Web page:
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Lobbying

Lobbying is the practice of influencing a governing body in order to reflect an organisation's point of view in legislature. Lobbyists in the United states target the United States Senate, the United States House of Representatives, and state legislatures. Lobbying is generally a regulated activity with limits placed on how it is conducted, in an attempt to prevent political corruption.

Most corporations and politial interest groups hire lobbyists to promote their interests. For example ALEC an advocacy organization for the prison industry in the United States actively conducts lobbying in state legislatures advocating the interests of the industry.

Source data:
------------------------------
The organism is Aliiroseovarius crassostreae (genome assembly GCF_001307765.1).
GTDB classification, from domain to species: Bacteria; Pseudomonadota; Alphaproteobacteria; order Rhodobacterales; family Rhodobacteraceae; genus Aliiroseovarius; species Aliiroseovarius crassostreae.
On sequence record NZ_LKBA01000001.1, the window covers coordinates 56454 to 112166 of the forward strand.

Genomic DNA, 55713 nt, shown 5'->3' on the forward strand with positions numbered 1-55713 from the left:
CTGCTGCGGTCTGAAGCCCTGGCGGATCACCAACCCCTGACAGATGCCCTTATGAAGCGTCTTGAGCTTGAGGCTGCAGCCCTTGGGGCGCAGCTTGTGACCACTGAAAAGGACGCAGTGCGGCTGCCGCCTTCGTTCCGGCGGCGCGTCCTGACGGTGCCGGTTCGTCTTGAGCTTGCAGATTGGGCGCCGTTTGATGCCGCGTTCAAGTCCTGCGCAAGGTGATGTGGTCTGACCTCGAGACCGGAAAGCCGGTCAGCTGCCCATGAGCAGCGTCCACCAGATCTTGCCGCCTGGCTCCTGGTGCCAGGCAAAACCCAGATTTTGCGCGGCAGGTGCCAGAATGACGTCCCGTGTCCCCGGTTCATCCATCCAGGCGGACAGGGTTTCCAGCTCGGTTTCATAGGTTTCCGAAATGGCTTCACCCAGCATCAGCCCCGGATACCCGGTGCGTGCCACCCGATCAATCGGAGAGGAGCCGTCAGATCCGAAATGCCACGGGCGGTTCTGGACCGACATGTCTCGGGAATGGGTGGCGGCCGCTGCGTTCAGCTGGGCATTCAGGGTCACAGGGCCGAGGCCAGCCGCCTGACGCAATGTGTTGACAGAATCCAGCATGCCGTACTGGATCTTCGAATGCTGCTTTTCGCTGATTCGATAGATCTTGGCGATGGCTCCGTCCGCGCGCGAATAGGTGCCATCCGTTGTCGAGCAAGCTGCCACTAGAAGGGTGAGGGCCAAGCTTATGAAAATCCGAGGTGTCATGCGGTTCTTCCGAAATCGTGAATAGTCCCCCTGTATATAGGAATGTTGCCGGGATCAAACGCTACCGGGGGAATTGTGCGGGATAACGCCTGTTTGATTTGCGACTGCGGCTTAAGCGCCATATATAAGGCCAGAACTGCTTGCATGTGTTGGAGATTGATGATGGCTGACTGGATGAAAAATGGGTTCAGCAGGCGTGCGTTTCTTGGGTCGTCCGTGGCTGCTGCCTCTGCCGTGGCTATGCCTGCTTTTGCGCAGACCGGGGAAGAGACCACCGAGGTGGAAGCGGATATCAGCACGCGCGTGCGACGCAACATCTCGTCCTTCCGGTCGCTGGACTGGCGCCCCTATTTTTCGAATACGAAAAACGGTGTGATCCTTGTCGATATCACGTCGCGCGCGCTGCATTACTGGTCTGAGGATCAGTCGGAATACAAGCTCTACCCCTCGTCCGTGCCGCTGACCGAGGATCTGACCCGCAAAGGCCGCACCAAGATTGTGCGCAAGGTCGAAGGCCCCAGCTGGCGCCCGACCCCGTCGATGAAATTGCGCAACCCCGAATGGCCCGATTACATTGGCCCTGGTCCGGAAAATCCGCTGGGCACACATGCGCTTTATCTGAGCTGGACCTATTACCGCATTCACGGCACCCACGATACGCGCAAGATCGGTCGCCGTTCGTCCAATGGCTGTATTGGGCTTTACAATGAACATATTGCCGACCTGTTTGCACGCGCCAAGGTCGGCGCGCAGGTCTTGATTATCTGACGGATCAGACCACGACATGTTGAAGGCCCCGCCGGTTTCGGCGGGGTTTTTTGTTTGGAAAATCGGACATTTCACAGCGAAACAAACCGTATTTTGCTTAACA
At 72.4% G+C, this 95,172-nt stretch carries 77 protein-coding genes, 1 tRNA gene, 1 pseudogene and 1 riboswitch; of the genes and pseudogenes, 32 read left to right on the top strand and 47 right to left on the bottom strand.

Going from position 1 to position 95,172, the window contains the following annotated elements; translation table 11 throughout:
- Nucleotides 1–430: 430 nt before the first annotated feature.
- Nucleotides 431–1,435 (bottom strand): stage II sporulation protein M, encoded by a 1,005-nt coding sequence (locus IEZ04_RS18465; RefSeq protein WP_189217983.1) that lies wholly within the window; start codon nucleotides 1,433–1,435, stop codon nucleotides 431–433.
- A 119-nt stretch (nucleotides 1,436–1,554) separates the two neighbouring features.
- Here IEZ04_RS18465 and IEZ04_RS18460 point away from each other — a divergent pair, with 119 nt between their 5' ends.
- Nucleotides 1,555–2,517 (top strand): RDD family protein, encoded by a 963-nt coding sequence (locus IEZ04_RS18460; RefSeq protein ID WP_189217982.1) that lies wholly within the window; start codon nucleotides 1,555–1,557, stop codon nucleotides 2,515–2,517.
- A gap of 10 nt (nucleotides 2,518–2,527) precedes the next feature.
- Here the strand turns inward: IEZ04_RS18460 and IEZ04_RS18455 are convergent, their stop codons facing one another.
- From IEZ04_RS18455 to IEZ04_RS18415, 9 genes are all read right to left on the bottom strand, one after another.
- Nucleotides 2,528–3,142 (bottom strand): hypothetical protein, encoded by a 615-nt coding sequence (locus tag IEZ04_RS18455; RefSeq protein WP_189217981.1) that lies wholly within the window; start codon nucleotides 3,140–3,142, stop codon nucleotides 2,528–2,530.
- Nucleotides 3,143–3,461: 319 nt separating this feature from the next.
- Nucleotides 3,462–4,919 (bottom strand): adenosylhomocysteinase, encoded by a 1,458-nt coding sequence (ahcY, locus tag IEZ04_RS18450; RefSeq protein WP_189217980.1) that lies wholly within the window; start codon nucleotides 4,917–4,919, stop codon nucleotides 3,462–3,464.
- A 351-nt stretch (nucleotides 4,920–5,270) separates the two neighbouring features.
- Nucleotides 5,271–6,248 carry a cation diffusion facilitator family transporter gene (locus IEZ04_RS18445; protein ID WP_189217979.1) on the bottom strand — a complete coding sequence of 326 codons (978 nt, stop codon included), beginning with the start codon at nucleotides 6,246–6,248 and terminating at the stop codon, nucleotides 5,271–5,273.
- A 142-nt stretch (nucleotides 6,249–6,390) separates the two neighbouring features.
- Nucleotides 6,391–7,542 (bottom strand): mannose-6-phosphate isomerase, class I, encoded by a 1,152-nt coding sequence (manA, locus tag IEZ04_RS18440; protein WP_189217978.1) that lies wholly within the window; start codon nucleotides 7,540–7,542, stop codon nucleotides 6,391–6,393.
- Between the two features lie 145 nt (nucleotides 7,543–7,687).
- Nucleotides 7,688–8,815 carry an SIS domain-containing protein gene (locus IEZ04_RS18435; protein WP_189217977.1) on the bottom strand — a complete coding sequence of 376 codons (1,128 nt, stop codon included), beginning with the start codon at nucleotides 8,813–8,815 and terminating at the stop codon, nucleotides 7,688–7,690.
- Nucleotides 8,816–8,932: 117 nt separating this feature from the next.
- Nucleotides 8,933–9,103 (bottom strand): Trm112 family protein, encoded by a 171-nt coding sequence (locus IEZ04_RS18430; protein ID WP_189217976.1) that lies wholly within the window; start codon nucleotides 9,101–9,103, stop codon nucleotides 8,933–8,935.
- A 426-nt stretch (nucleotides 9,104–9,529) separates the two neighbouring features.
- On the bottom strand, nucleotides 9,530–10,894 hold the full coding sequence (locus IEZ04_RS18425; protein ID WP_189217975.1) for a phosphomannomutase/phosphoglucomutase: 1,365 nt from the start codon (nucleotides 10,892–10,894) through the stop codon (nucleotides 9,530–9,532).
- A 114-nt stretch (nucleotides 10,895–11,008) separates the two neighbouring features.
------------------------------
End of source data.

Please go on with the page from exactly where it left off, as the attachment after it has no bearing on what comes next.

Allegations of corruption in lobbying

Lobbying is frequently performed on behalf of organizations which also make campaign contributions[?]. This has led to allegations of corruption by opponents of some lobbying organizations.

These rumours are difficult to refute, because it is easy to prove corruption, but difficult to prove its absence.

Politicians are often placed in apparently compromising positions because of their need to solicit financial contributions for their campaigns. Often, they then appear to be acting in the interests of those parties that fund them, giving rise to talk of political corruption.

Supporters of politicians assert that it is entirely coincidental that many politicians appear to be acting in the interests of those who fund them. Cynics wonder why these organizations fund politicians at all, if they get nothing for their money?

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